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On Film Making: An Introduction To The Craft Of The Director

995 words - 4 pages

Behind the many actors, producers, and cinematographers within the motion picture industry, there are the film directors: masterful storytellers, skilled visionaries, the glue holding the basis of production together. Among such examples are the Martin Scorseses, Alfred Hitchcocks, and Quentin Tarantinos of Hollywood, well respected icons who are appreciated and studied by those interested in the craft of filmmaking. I, a hopeful amateur currently studying film, do not (and should not) expect to easily reach the ranks of such idols, let alone be lucky enough to have myself compared to them down the road. Hoping to be able to, one day, take my storytelling aptitude into the world of cinema, ...view middle of the document...

Structured into two parts, the first half of this book covers the construction of a story, building on ideas and understanding the narrative structure of the screenplay. The first few chapters are all about discovering the essence of a well put together story; unlike most books I have read on filmmaking, which glossed over the writing process within a chapter or two, this really goes into the details of character, dramatic tension, the “unity of action,” the “act of doing/reacting,” expotition, etc. Student exercises are presented in each chapter to help practice the topic of discussion; for example, in a chapter on dramatic construction, a set of questions ask the reader to establish obstacles for characters put in certain situations to practice cause-and-effect. If I had time, I would have done a few of the exercises because they seemed fun and helpful.Then, when finally getting to the actual screenwriting section of the book, sample script excerpts are given to illustrate the culmination of ideas from this section, which was a nice way to wrap.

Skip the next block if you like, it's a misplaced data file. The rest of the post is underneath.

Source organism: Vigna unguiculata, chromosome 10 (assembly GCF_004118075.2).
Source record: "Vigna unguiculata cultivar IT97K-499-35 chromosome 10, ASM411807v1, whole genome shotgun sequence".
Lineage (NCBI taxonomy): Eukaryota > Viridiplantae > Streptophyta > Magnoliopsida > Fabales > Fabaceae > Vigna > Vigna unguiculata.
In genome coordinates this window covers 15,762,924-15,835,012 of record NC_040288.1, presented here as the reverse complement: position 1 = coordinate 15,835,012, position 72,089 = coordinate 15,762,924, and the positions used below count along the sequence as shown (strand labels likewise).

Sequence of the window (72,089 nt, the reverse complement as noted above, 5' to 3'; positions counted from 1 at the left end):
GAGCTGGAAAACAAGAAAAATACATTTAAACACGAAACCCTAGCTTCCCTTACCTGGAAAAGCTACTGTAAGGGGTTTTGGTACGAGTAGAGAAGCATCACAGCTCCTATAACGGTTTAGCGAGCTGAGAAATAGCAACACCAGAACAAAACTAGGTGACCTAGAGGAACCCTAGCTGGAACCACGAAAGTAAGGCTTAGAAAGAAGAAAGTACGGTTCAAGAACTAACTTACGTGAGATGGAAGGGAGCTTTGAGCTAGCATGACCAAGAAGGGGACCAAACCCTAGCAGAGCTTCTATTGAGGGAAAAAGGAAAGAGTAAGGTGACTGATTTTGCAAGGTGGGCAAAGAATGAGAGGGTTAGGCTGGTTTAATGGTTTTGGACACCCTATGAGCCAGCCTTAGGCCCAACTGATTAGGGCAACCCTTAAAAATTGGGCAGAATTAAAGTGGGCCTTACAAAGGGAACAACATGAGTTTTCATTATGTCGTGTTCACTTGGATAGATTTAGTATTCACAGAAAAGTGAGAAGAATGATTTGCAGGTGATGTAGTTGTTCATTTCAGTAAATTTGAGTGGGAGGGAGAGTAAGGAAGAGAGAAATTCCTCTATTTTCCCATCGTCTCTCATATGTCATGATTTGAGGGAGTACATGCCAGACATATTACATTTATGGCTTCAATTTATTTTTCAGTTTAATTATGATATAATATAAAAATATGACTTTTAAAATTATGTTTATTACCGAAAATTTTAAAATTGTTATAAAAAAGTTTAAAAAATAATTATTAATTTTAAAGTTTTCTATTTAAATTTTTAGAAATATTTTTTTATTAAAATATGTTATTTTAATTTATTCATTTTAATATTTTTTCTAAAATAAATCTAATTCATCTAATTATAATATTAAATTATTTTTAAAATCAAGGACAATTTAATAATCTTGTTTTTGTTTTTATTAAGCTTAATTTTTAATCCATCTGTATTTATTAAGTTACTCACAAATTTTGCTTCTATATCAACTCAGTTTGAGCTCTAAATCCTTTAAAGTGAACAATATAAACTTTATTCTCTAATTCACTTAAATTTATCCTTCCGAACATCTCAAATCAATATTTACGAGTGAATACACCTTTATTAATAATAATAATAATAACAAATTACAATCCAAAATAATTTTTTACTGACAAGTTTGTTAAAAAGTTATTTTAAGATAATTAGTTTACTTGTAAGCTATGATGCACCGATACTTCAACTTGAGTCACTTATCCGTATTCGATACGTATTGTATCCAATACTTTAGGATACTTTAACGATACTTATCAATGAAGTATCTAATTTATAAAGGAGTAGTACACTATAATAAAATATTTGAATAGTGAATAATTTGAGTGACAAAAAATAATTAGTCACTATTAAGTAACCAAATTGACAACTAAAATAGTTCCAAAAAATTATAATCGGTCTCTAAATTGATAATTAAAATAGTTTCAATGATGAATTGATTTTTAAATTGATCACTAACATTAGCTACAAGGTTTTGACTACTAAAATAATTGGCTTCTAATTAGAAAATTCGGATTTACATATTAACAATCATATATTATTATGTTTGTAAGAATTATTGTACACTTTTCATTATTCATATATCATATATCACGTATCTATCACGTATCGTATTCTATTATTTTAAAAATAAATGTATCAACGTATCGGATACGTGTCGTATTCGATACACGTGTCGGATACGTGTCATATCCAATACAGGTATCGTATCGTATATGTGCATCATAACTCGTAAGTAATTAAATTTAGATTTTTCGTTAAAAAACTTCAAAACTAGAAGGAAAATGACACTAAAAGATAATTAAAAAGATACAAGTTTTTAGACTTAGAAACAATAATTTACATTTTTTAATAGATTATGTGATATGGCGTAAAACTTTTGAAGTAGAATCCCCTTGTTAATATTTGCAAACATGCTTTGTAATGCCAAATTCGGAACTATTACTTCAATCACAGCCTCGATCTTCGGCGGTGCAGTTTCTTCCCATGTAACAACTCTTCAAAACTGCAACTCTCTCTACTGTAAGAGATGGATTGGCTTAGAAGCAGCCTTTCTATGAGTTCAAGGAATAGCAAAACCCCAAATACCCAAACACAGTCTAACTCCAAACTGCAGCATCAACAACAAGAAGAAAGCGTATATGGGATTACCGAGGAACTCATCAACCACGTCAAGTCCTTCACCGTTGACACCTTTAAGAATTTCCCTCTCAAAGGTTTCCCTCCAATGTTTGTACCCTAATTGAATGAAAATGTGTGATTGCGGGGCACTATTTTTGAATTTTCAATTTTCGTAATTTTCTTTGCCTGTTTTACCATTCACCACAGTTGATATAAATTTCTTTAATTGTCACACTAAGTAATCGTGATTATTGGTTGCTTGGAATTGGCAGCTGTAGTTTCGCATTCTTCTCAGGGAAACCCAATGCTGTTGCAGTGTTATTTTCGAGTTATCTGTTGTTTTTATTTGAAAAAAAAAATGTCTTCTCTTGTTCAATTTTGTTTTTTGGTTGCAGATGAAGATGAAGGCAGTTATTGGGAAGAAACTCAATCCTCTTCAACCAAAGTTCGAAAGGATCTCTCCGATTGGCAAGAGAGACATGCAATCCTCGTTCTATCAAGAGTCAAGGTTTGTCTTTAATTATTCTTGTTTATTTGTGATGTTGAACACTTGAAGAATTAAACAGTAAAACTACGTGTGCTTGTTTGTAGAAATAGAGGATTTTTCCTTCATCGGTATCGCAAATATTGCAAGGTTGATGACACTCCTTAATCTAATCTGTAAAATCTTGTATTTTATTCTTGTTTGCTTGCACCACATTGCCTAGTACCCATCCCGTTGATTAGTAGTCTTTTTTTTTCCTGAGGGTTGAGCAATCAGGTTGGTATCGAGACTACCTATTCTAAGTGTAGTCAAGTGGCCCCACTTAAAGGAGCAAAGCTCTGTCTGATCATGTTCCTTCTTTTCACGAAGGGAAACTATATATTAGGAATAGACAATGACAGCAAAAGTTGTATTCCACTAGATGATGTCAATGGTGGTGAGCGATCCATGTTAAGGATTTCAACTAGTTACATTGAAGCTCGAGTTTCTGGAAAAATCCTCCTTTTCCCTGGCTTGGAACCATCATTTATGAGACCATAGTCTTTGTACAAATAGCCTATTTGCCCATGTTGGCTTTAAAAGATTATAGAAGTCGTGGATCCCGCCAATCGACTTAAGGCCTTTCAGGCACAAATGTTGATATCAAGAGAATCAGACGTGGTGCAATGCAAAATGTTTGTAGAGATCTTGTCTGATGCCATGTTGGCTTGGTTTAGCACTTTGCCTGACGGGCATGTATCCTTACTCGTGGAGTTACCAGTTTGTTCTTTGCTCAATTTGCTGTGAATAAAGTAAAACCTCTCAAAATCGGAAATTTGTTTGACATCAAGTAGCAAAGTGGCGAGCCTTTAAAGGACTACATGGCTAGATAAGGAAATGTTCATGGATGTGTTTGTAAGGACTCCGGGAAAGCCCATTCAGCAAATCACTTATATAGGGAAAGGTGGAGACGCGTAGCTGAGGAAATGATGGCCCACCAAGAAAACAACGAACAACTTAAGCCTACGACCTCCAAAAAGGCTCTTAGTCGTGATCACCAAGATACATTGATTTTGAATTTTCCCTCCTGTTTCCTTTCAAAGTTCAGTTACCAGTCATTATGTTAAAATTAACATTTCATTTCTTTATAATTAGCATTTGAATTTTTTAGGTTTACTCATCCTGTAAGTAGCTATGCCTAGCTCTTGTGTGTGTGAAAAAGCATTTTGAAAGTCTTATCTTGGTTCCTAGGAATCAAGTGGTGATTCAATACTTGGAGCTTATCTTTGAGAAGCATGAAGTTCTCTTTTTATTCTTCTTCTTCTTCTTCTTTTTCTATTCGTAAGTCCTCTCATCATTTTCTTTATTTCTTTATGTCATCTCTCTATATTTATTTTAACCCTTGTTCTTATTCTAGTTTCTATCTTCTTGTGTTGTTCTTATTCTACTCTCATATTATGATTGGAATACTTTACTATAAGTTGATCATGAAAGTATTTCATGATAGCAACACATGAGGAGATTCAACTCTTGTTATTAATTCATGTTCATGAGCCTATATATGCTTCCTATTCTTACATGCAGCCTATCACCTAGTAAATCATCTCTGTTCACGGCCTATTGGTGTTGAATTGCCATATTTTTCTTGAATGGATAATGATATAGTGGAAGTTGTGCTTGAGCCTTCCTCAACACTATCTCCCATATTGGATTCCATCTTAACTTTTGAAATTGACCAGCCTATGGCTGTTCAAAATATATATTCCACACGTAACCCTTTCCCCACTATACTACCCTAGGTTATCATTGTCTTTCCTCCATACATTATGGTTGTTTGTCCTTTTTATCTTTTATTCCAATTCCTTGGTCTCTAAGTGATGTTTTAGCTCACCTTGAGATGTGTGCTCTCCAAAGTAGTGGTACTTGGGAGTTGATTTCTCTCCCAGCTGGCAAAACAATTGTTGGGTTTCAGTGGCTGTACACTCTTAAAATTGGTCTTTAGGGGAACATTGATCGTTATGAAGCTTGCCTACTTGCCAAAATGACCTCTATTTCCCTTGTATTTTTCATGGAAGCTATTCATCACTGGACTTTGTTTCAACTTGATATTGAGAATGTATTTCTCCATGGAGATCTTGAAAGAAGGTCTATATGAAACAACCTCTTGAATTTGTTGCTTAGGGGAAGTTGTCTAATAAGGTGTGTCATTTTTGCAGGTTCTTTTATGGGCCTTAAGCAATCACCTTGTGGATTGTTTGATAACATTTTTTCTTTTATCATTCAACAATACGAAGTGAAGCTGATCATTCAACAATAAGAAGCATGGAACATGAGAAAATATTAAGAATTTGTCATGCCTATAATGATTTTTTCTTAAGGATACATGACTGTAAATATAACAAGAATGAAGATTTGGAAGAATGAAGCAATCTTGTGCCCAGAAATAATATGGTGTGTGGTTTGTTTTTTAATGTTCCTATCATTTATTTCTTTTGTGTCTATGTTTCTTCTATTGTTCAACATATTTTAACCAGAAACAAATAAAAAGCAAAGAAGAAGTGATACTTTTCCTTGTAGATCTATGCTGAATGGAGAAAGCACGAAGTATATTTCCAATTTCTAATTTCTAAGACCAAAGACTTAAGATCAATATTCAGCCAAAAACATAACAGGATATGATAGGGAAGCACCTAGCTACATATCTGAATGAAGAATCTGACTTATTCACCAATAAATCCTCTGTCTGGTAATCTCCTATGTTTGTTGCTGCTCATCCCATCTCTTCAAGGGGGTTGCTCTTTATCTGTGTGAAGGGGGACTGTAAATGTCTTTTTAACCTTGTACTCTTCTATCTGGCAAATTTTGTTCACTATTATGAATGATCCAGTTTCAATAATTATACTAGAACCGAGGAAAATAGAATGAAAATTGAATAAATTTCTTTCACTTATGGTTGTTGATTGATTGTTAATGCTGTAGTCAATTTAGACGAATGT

Moving on to the second half of the book, titled “Film Grammar,” which covers the
directorial process. Unlike previous books I’ve read, this spends much more time describing the mise-en-scene than the actual process of principle photography. Its amount of detail prepares to reader for the process of filming by spending so much time on the pre-production phase: the pacing of the screenplay, planning out the shots based on location and action (detailed examples of storyboards are provided), the camera used as a tool, etc. Citizen Kane is broken down by a storyboard/script side-by-side comparison to illustrate the details of this section.
What I appreciate the most about this book is Mackendrick’s overall statement throughout, first quoted within the introduction:
“Film writing and directing can not be taught, only learned.”...

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